Pollination Kiwifruit at flowering Most of the plants require a male plant to pollinate a female plant for the female plant to produce fruit (dioecious). For a good yield of fruit, one male vine for every three to eight female vines is


required. Other varieties can self pollinate, but they produce a greater and more reliable yield when pollinated by male kiwifruit vines. Kiwifruit is notoriously difficult to pollinate, because the flowers are not very attractive to bees. Some producers blow collected pollen over the female flowers. Generally, the most successful approach, though, is saturation pollination, where the bee populations are made so large (by placing hives in the orchards at a concentration of about 8 hives per hectare) that bees are forced to use this flower because of intense competition for all flowers

within flight distance. This is also increased by using breeds specifically developed for pollination. Maturation and harvest Kiwifruit is picked by hand, and commercially grown on sturdy support structures, as it can produce several tonnes per hectare, more than the rather weak vines can support. These are generally equipped with a watering system for irrigation and frost protection in the spring.

cane ages. Canes should be pruned off and replaced after their third year. In the northern hemisphere the fruit ripens in November, while in the southern it ripens in May. Four year-old plants can produce up to 14,000 lbs per acre while Eight year-old plants can produce 18,000 lbs per acre. The plants produce their maximum at 8 to 10 years old. The seasonal yields are variable, a heavy crop on a vine one season generally comes with a light crop the following season.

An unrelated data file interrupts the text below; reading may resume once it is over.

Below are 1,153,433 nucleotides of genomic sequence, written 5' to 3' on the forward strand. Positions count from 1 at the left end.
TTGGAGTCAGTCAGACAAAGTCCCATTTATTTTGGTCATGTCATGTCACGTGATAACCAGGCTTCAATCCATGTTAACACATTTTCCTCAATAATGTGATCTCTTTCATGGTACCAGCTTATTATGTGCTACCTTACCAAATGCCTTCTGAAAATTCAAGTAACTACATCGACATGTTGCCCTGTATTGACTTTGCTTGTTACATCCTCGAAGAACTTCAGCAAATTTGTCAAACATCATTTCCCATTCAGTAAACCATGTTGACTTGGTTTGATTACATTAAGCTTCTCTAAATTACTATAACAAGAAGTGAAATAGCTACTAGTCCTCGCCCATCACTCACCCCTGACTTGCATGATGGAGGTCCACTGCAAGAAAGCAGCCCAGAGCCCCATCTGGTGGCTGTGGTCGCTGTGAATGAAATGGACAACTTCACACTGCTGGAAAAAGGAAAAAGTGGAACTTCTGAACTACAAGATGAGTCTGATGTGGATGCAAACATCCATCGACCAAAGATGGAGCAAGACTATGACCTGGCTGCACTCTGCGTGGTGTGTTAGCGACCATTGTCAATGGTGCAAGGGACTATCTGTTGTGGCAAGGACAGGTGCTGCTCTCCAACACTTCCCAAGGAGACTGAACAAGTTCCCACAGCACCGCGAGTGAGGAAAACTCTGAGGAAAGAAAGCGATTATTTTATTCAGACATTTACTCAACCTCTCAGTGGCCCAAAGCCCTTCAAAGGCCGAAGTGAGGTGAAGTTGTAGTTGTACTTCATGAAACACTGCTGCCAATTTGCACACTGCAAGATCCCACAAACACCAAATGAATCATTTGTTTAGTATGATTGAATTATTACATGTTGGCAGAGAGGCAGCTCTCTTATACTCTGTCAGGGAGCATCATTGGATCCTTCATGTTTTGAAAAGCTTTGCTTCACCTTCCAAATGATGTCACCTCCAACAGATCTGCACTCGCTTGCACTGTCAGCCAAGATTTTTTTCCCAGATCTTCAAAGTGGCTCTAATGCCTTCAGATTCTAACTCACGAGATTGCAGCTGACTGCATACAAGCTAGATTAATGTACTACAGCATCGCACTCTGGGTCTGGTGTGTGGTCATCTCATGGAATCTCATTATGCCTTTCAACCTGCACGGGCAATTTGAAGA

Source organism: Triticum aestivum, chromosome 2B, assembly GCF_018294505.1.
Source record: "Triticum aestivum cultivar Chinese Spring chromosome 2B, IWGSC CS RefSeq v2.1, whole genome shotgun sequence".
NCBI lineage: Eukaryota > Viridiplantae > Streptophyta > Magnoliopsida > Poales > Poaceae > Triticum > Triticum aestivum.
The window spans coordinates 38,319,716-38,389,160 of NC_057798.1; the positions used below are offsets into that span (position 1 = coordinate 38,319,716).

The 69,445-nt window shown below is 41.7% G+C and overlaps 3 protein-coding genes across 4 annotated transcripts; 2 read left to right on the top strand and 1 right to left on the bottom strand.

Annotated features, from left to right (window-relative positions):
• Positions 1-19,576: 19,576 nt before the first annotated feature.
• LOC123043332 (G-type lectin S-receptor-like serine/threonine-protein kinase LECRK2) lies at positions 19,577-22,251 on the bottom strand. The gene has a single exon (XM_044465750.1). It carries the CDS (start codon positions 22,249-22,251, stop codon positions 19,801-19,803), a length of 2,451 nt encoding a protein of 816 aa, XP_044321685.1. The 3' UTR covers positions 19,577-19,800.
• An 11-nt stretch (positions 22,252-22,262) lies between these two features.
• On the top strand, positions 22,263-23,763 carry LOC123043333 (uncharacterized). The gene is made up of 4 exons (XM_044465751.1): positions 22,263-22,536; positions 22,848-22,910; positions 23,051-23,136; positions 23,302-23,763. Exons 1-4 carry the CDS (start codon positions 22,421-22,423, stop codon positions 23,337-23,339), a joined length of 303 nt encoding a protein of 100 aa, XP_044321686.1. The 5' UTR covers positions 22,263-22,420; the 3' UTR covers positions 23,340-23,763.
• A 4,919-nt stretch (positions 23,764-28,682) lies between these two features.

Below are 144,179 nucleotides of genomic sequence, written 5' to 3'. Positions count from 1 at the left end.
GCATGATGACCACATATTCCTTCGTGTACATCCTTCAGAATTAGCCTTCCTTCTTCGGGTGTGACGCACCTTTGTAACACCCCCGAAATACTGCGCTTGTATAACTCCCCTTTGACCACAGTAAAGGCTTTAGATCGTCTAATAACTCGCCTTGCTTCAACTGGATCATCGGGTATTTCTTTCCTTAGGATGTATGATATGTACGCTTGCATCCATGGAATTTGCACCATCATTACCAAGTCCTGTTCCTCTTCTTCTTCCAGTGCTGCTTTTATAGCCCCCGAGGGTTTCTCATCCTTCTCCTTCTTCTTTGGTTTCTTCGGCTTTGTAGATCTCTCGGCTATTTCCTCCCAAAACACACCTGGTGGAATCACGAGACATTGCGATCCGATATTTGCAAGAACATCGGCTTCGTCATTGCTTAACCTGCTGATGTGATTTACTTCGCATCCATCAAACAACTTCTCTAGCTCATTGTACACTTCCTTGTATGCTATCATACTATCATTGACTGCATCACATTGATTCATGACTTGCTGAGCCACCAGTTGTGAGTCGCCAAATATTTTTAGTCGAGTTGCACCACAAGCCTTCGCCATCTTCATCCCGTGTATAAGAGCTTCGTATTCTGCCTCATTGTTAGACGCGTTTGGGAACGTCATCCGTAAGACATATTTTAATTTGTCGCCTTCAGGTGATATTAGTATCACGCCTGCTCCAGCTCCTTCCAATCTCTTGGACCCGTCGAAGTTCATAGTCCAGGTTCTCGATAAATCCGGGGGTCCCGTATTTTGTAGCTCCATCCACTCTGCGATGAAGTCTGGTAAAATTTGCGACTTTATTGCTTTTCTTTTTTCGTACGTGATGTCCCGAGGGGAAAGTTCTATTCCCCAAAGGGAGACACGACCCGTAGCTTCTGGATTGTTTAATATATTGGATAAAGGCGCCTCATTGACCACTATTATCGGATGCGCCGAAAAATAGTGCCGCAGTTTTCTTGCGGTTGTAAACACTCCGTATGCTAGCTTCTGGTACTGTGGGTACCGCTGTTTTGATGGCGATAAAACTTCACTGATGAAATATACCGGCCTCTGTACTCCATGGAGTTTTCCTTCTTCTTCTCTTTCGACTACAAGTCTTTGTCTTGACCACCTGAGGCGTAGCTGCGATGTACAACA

Kiwifruit vines require vigorous pruning, similar to that of grapevines. Fruit is borne on one-year-old and older canes, but production declines as each

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Imagery & Book Design Copyright Š William Pauley 2016 Forward by William Pauley with excerpt from Wasted: How America Is Losing Up to 40 Percent of Its Food from Farm to Fork to Landfill by Dana Gunders for NRDC, 2012. Main text originates from the Wikipedia article Kiwifruit, found at https://en.wikipedia.org/w/index.php?title=Kiwifruit&oldid=713558938, which is protected under the Creative Commons Attribution-ShareAlike License. Details of this license can be found at https://en.wikipedia.org/wiki/Wikipedia:Text_of_Creative_Commons_Attribution-ShareAlike_3.0_Unported_License


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Macro - Volume 1 - Actinidia Deliciosa  

Hello and welcome to the first volume of Macro, the publication utilizing photography to take a closer look at the subject in both form and...

Macro - Volume 1 - Actinidia Deliciosa  

Hello and welcome to the first volume of Macro, the publication utilizing photography to take a closer look at the subject in both form and...